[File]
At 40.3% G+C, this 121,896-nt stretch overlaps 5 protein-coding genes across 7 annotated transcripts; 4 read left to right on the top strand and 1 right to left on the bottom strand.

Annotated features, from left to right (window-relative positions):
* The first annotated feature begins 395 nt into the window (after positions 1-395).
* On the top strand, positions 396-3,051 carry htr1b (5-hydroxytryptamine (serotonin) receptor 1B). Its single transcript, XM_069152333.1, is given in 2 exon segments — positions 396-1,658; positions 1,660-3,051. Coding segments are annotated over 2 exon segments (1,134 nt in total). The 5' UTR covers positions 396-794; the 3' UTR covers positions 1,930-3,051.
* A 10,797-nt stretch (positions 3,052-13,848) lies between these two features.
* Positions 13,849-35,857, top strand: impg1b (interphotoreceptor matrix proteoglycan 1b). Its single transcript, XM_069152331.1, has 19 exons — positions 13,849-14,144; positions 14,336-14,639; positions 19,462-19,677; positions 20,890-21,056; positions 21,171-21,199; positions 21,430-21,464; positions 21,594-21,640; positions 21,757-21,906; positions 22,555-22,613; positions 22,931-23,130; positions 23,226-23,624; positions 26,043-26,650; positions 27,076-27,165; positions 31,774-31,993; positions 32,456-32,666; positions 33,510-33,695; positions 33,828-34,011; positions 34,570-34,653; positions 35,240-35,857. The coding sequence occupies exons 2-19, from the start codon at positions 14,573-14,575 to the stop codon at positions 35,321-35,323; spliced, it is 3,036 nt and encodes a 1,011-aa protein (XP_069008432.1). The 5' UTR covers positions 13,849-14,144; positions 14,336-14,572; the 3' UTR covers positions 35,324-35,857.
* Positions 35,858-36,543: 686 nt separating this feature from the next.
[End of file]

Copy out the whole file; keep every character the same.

At 40.3% G+C, this 121,896-nt stretch overlaps 5 protein-coding genes across 7 annotated transcripts; 4 read left to right on the top strand and 1 right to left on the bottom strand.

Annotated features, from left to right (window-relative positions):
* The first annotated feature begins 395 nt into the window (after positions 1-395).
* On the top strand, positions 396-3,051 carry htr1b (5-hydroxytryptamine (serotonin) receptor 1B). Its single transcript, XM_069152333.1, is given in 2 exon segments — positions 396-1,658; positions 1,660-3,051. Coding segments are annotated over 2 exon segments (1,134 nt in total). The 5' UTR covers positions 396-794; the 3' UTR covers positions 1,930-3,051.
* A 10,797-nt stretch (positions 3,052-13,848) lies between these two features.
* Positions 13,849-35,857, top strand: impg1b (interphotoreceptor matrix proteoglycan 1b). Its single transcript, XM_069152331.1, has 19 exons — positions 13,849-14,144; positions 14,336-14,639; positions 19,462-19,677; positions 20,890-21,056; positions 21,171-21,199; positions 21,430-21,464; positions 21,594-21,640; positions 21,757-21,906; positions 22,555-22,613; positions 22,931-23,130; positions 23,226-23,624; positions 26,043-26,650; positions 27,076-27,165; positions 31,774-31,993; positions 32,456-32,666; positions 33,510-33,695; positions 33,828-34,011; positions 34,570-34,653; positions 35,240-35,857. The coding sequence occupies exons 2-19, from the start codon at positions 14,573-14,575 to the stop codon at positions 35,321-35,323; spliced, it is 3,036 nt and encodes a 1,011-aa protein (XP_069008432.1). The 5' UTR covers positions 13,849-14,144; positions 14,336-14,572; the 3' UTR covers positions 35,324-35,857.
* Positions 35,858-36,543: 686 nt separating this feature from the next.